• Goutte: Goutte is a browser-side implementation written in PHP, ultimately just executing HTTP-Requests. Correspondingly, JavaScript used in frontend won’t work.
  • Zombie.js: Zombie.js simulates a headless browser – therefore you don’t need a graphical output system, making this solution work smoothly on servers, just like Goutte.Zombie.js can even interpret JavaScript!
  • Sahi/Selenium: Both are popular frameworks for working with real browsers, which for one is helpful for watching test execution, but also assists with testing views and JavaScript in different browsers. In our experience, Sahi works better with applications using a lot of JavaScript.

 

In figure 1 you can see the differences described above. Goutte and Zombie.js will access the frontend of you web application without intermediary (green, grey), Selenium and Sahi use a browser to execute tests (orange).

In the end, PHPUnit-Tests are just PHP-Code and nothing more, so we can immediately access the application code from the tests (blue) – at least if it runs on the same machine. Therefor you can execute operations straight at the database (red), like resetting or adding data sets. However, it is also possible to develop dedicated services for adding data to an application for testing (listing 1) – they, again, will have direct access to database and application.
 

Services

Setup of functional tests is easy and fast; there remains one problem to be solved though: the tested website most likely interacts with external services like databases and web services (REST, SOAP, …) for payment, newsletter or some other functionality. Most websites that need to be refactored don’t have sufficient level of abstraction in the code for this kind of services; therefore, you can’t just exchange them for testing.

Running functional tests against a test system is highly recommendable since we want to adjust the code in the next step. The optimal solution is to use a virtual machine; if that is not possible, a staging system can be sufficient too. However, that might be problematic especially when several developers are working on the code at the same time. If there are no such testing systems yet, generating them is necessarily the first step. You can also automatize setup processes at the same time if possible (Ansible, Chef, Puppet, …) – but don’t underestimate the amount of effort you need to put into that. Strategies for handling external services can be of different kind and will most likely be in line with established manual testing strategies. Some services (payment) will offer test accounts that won’t trigger any real action – you might want to use those, seriously! Many databases are just too large to be reset completely every time you run a test. Correspondingly you need to find an optimal solution in the local environment to handle test data. It might help to work with new, random user names, to reset just particular tables or selectively delete all data that was added after a specific date, if there is such an option.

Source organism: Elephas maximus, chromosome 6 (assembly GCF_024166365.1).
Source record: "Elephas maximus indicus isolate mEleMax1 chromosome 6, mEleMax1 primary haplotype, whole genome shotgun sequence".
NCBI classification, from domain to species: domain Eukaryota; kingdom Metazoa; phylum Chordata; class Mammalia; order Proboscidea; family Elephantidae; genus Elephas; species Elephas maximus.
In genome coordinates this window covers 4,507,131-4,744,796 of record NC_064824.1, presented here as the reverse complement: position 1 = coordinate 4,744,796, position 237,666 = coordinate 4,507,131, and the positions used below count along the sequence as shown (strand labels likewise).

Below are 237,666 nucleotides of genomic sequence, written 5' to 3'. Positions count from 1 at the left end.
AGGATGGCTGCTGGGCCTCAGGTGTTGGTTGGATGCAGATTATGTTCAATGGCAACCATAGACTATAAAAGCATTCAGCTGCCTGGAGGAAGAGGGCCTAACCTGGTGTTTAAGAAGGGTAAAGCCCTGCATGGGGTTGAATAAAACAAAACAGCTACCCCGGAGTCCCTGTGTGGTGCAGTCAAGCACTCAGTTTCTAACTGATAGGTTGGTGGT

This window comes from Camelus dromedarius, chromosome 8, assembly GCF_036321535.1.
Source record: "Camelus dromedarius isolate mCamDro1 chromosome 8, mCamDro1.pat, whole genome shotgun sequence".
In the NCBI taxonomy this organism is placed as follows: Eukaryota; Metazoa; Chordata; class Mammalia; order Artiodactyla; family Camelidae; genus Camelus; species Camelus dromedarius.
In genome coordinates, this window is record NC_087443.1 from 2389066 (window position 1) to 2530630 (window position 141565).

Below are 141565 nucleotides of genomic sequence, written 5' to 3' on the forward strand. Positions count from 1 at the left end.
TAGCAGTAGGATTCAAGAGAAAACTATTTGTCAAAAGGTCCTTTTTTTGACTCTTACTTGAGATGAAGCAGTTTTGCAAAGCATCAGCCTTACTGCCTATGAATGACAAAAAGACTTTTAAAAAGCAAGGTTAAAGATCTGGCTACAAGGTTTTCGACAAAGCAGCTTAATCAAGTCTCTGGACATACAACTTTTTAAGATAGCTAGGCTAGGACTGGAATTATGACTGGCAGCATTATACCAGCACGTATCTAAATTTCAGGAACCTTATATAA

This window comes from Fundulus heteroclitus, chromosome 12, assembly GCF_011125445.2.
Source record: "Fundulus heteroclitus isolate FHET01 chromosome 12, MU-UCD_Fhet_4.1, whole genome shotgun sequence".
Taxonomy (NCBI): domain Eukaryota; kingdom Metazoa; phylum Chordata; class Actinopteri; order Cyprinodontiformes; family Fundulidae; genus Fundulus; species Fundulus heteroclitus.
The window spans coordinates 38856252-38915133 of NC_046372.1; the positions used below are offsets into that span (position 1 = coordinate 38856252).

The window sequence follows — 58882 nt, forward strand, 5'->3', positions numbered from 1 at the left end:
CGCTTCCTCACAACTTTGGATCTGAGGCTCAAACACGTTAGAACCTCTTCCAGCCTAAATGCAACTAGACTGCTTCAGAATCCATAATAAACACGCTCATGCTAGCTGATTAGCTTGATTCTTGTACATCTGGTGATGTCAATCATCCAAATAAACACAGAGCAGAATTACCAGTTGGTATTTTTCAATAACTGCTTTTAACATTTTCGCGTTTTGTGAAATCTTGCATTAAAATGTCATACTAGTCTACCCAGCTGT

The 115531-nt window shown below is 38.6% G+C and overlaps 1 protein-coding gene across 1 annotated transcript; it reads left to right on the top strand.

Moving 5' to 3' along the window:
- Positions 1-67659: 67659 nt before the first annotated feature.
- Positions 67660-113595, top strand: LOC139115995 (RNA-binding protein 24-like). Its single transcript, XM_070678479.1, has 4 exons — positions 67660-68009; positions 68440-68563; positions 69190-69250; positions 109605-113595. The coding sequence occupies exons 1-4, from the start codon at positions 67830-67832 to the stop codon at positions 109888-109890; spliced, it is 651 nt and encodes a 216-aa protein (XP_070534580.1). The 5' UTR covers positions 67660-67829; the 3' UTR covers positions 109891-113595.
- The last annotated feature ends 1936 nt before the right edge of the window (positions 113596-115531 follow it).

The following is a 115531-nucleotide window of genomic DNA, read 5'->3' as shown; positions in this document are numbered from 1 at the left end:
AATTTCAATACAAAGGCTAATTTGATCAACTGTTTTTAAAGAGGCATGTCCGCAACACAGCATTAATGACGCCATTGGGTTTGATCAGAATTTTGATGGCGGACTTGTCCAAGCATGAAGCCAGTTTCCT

However, there will still be some services from time to time, which get accessed by so many instances in your code, that are woven so tightly into the code, that none of these strategies work. In this case you should first hide the services behind an abstraction layer so you can test other aspects of the system and refactor them. Later on we will look into how to refactor these services. C.f. the paragraph on Branch by Abstraction.

 

Code Coverage

Code Coverage usually indicates which parts of the code have not yet been subjected to unit tests; you don’t want to mess up these statistics, so functional tests and integration tests won’t account for your code coverage. However, in our case we actually can divert code coverage from its intended use.

When writing functional tests for our application, we want to make sure our tests actually cover all the code to be refactored. To do so, we can use XDebug to record our code coverage server-side while the tests are executed. Be aware the functional tests usually consist of many different calls, so the individual code-coverage-reports need to be merged afterwards. A library offering functionality for both recording and merging of the collected information into an HTML-report is PHP_CodeCoverage.

This leads us to the following course of action:

  1. Identify code to be refactored
  2. Write functional tests covering this code
  3. Test for code coverage to make sure, you really covered all the code – if not, go back to step 2.

When executing these steps on code with a long history, you will probably run into code not accessible anymore. Keep in mind some code isn’t made to be accessed online, but there might be other ways: cronjobs, command line scripts. If your code can’t be accessed on either of these ways, just get rid of it immediately. You can still restore it from version control is necessary.

  • Renaming:
  • Correction of Name and Identifier can be of tremendous help to make code more readable. Many names might not be correct anymore for historical reasons or at least have become inconsistent. Side effects like interactions with other parts of the code can easily result from that. Luckily, IDEs like PHPStorm nowadays offer a good support for changing names.

  • Extract Method: it can also help with making code easier to read if new methods get extracted from old ones that are very long. Inside a method, Code blocks with additional comments are good places to start. In the best case, you can extract so called “pure methods” – they don’t have side effects, because they don’t access class variables or global state. Pay attention to the variables written and read when extracting code though. IDE support for this step is just about moderate.